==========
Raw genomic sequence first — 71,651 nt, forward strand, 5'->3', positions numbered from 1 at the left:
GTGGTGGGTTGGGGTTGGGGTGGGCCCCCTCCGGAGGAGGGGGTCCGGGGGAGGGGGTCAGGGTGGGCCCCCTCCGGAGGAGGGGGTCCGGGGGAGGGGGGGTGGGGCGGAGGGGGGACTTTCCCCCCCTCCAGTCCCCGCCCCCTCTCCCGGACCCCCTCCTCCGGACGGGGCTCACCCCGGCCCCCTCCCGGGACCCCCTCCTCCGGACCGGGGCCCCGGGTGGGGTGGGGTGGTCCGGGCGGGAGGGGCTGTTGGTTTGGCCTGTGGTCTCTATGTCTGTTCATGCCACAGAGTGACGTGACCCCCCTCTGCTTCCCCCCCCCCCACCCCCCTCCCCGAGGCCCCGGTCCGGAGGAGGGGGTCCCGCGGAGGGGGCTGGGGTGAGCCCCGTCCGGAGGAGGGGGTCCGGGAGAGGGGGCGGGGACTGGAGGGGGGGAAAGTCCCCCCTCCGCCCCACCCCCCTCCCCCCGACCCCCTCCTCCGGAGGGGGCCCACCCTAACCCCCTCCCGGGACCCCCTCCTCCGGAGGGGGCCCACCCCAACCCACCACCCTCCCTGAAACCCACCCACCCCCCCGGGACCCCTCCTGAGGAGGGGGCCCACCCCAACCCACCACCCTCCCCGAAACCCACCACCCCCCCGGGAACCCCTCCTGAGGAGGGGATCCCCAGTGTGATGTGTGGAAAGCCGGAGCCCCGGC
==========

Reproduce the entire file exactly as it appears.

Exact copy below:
Raw genomic sequence first — 71,651 nt, forward strand, 5'->3', positions numbered from 1 at the left:
GTGGTGGGTTGGGGTTGGGGTGGGCCCCCTCCGGAGGAGGGGGTCCGGGGGAGGGGGTCAGGGTGGGCCCCCTCCGGAGGAGGGGGTCCGGGGGAGGGGGGGTGGGGCGGAGGGGGGACTTTCCCCCCCTCCAGTCCCCGCCCCCTCTCCCGGACCCCCTCCTCCGGACGGGGCTCACCCCGGCCCCCTCCCGGGACCCCCTCCTCCGGACCGGGGCCCCGGGTGGGGTGGGGTGGTCCGGGCGGGAGGGGCTGTTGGTTTGGCCTGTGGTCTCTATGTCTGTTCATGCCACAGAGTGACGTGACCCCCCTCTGCTTCCCCCCCCCCCACCCCCCTCCCCGAGGCCCCGGTCCGGAGGAGGGGGTCCCGCGGAGGGGGCTGGGGTGAGCCCCGTCCGGAGGAGGGGGTCCGGGAGAGGGGGCGGGGACTGGAGGGGGGGAAAGTCCCCCCTCCGCCCCACCCCCCTCCCCCCGACCCCCTCCTCCGGAGGGGGCCCACCCTAACCCCCTCCCGGGACCCCCTCCTCCGGAGGGGGCCCACCCCAACCCACCACCCTCCCTGAAACCCACCCACCCCCCCGGGACCCCTCCTGAGGAGGGGGCCCACCCCAACCCACCACCCTCCCCGAAACCCACCACCCCCCCGGGAACCCCTCCTGAGGAGGGGATCCCCAGTGTGATGTGTGGAAAGCCGGAGCCCCGGC